Somehow, Ginger and Buddy, with their liquid eyes, their comical antics, their ready hugs and licks and the incessant wag in their tails have been my great strength. During the last few days, they have reinforced my belief that Dogs indeed can make EVERYTHING right.

Papa was a very quiet, very silent person. Now that I think back, I had never heard him raise his voice! All those who knew him, including my friends from college, still remember him as a very unassuming man. He lived without malice, without greed and with a lot of honesty and simplicity.

For his entire working life, Papa lived in Arunachal Pradesh, the north-eastern most state of India which shares it’s boundary with China. I was born there and cherish my childhood days in that lovely state nestled in the mighty Himalayas.

It was from Papa that I learned to love the simple indigenous tribal people. He had a way with them. The chieftains often came visiting him, to invite us to some local wedding or just to bring us some home grown vegetables and fruits.
Dressed in their regal traditional attire, complete with their rapiers, javelins and other weapons, they looked rather formidable.
But with Papa, they were at their gentlest best and even as a little girl, I learned to love and respect their simple ways.

Arunachal is a lovely paradise of wild flora and fauna.

(A peaceful abode nestled deep in the mountains)

(Driving along these narrow roads with a steep drop hundreds of feet into the raging river below is both chilling and exhilarating)

Though I haven’t travelled to as many beautiful and remote places as Papa had, I still have very fond memories of this mountain state.
It will make another story which I would like to share with you some day.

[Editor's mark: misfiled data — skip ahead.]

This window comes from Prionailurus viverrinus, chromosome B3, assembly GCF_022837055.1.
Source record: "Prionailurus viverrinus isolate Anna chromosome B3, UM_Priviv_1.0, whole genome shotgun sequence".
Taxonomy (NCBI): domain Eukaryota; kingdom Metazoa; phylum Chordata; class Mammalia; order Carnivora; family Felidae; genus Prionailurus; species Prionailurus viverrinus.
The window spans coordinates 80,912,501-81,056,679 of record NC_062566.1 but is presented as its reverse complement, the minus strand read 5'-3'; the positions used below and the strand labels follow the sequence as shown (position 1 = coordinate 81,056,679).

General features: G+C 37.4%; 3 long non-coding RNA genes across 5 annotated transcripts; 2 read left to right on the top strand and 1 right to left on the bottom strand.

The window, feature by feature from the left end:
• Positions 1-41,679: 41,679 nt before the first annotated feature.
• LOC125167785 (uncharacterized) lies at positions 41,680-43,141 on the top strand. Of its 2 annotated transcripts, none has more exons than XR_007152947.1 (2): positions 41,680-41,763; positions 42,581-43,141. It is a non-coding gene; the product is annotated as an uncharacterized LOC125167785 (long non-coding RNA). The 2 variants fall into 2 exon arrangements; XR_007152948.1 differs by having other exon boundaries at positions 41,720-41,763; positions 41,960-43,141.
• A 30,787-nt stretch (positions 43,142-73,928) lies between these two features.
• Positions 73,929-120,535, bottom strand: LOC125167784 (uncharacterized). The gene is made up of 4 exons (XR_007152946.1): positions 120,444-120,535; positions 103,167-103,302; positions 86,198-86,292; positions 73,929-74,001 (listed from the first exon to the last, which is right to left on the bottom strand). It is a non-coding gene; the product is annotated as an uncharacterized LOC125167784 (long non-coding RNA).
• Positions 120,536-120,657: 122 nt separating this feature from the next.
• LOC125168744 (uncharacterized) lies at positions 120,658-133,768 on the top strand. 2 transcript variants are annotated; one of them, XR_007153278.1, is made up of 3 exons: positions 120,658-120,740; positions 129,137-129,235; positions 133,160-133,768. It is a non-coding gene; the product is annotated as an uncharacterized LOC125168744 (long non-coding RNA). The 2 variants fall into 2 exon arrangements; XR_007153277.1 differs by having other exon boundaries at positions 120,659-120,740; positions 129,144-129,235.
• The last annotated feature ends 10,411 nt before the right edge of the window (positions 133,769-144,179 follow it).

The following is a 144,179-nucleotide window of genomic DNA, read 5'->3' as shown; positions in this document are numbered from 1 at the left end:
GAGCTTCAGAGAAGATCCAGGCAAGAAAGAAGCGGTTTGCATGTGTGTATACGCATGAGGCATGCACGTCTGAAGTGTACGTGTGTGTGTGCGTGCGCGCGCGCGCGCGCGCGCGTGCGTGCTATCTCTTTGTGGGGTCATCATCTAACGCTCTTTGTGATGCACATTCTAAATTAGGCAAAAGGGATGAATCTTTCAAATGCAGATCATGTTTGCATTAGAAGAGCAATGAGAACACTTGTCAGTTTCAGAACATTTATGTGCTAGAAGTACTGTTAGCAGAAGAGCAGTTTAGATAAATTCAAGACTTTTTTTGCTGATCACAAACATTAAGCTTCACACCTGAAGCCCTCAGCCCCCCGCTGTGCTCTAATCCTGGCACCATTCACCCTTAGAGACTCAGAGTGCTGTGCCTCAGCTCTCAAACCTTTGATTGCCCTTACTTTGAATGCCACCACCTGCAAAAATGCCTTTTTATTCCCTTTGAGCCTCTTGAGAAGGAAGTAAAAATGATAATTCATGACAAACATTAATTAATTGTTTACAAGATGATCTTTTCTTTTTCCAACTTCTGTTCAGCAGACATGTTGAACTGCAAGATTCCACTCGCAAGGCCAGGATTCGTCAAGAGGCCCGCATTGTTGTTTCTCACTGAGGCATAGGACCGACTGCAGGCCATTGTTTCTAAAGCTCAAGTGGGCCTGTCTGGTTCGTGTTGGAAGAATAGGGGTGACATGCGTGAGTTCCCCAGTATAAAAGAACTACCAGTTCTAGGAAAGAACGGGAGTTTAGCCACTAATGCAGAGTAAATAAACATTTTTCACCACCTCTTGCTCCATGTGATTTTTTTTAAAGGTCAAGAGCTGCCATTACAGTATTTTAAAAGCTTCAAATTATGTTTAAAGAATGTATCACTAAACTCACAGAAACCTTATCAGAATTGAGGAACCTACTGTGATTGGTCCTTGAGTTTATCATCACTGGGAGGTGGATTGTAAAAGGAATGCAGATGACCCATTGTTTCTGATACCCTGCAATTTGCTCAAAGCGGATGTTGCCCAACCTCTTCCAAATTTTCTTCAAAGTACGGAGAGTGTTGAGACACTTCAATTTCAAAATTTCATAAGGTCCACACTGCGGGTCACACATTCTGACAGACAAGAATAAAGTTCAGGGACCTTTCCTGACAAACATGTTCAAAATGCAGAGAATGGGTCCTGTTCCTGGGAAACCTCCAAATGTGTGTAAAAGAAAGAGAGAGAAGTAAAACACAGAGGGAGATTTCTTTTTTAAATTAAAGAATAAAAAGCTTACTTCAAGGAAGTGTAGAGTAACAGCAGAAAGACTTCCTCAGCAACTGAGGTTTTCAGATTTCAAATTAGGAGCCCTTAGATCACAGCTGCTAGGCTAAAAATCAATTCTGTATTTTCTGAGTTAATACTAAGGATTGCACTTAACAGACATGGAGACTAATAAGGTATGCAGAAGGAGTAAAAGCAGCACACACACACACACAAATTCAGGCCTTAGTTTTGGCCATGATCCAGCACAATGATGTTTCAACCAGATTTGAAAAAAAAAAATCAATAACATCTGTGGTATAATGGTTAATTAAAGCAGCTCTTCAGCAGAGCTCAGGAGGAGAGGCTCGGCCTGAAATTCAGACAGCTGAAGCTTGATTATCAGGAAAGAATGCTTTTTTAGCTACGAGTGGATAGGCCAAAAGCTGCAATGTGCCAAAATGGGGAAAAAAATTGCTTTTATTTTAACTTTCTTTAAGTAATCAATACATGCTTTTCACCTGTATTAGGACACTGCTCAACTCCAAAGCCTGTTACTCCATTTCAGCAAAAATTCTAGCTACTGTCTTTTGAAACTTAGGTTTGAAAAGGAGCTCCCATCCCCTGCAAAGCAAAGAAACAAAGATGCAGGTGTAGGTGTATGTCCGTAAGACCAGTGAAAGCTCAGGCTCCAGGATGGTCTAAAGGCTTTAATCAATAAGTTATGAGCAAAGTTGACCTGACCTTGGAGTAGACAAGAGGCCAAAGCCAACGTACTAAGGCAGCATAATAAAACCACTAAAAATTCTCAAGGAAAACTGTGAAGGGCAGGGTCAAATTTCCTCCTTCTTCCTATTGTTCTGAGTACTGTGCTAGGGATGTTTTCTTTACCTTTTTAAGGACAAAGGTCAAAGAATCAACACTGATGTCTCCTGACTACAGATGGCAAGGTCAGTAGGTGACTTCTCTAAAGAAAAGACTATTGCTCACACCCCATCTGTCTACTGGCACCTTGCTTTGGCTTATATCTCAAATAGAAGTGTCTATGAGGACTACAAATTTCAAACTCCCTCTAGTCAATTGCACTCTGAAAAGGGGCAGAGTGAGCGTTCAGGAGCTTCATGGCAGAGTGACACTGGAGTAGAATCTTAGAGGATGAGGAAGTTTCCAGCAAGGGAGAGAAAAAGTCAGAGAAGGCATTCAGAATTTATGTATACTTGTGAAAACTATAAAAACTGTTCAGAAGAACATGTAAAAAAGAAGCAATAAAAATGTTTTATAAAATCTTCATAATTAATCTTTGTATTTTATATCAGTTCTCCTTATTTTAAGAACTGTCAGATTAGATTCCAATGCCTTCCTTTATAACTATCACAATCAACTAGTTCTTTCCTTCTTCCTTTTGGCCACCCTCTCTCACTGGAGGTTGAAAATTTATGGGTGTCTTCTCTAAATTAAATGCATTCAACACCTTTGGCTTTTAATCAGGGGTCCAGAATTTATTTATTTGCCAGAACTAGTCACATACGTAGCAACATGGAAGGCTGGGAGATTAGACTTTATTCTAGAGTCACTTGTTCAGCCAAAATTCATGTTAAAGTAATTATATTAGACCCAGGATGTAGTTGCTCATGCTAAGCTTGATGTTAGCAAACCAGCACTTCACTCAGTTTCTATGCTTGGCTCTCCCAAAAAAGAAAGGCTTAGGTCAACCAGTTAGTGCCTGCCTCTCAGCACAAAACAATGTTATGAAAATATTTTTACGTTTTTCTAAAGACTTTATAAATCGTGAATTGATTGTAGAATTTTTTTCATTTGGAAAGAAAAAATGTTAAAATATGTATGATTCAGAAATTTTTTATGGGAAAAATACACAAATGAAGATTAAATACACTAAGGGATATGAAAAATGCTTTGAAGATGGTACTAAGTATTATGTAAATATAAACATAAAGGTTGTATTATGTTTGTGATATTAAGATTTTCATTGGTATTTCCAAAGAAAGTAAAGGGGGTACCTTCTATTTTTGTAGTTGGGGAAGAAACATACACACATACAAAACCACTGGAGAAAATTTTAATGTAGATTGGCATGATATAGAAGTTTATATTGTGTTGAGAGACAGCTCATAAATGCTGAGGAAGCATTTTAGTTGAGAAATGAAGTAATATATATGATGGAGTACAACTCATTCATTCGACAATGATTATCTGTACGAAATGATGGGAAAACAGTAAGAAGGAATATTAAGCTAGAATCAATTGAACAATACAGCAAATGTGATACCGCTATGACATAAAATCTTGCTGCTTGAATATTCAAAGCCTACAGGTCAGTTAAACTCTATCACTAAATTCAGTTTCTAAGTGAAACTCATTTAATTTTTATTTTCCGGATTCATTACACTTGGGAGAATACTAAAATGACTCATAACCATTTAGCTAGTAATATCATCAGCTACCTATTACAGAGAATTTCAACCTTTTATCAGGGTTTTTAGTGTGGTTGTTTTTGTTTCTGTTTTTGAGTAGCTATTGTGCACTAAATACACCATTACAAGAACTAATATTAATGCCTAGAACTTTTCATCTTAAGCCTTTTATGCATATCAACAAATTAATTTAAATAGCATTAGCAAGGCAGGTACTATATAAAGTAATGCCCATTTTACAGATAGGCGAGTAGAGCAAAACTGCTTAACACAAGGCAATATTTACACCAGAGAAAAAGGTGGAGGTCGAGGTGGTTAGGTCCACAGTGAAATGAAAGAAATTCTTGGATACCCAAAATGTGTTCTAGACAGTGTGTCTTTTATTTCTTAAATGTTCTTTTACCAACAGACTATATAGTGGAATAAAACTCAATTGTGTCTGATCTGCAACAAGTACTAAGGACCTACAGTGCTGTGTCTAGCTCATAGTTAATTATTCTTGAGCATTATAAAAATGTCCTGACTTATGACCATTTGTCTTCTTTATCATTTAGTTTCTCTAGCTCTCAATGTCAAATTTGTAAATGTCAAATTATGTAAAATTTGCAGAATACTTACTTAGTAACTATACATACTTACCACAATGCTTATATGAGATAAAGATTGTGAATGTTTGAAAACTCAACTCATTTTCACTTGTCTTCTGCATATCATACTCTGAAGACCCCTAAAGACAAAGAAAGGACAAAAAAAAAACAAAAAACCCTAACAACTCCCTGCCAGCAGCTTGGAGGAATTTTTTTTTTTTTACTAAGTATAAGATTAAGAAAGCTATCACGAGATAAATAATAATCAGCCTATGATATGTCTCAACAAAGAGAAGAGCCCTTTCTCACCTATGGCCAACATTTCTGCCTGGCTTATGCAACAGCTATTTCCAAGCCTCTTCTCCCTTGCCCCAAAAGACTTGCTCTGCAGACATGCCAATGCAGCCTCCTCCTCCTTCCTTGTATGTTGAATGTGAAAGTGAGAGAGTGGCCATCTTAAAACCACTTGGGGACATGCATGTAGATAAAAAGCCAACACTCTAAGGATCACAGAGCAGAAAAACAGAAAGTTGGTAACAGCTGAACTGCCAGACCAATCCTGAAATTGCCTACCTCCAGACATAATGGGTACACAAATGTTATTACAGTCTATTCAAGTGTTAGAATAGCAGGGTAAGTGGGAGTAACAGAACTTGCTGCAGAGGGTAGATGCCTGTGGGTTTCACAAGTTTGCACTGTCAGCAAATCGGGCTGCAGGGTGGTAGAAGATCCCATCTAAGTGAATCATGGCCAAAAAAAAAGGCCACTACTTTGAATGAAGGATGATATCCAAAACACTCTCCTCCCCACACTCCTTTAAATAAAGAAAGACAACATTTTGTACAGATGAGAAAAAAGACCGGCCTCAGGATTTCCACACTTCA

Papa had a way with languages. He could fluently speak a number of local dialects which he had easily picked up during his stay in various regions of Arunachal – Apatani, Nishi, Adi were a few tribes he interacted well with. Apart from these, he could also speak, read and write Hindi, English, Assamese, Bengali and Nepali.
I seem to have inherited this knack from him, for I too seem to be able to pick up languages fairly well.
I also have his eyes, everyone tells me.

And I realise I probably have inherited this love for writing from him too. He used to compose lovely little poems but sadly, none of them were published.
I was a pampered daughter and pretty much got my way with Papa! But even then, there are certain things that I remember he tried to teach us very early on in life. Like the need to develop a good and neat handwriting; and to keep our elbows off the table while eating with a knife and fork!

It has been years now, since I left home. I was all of sixteen years when I went to stay in the hostel to pursue my studies. For me, home was soon a place I visited during summer vacations, post exam breaks and other holidays. The hostel soon became my home; I learned to grow up on my own.
Ever since the August of 1992, I have grown used to finding my parents on the other end of the phone. The initial homesick calls gradually got replaced by perfunctory reports of my life.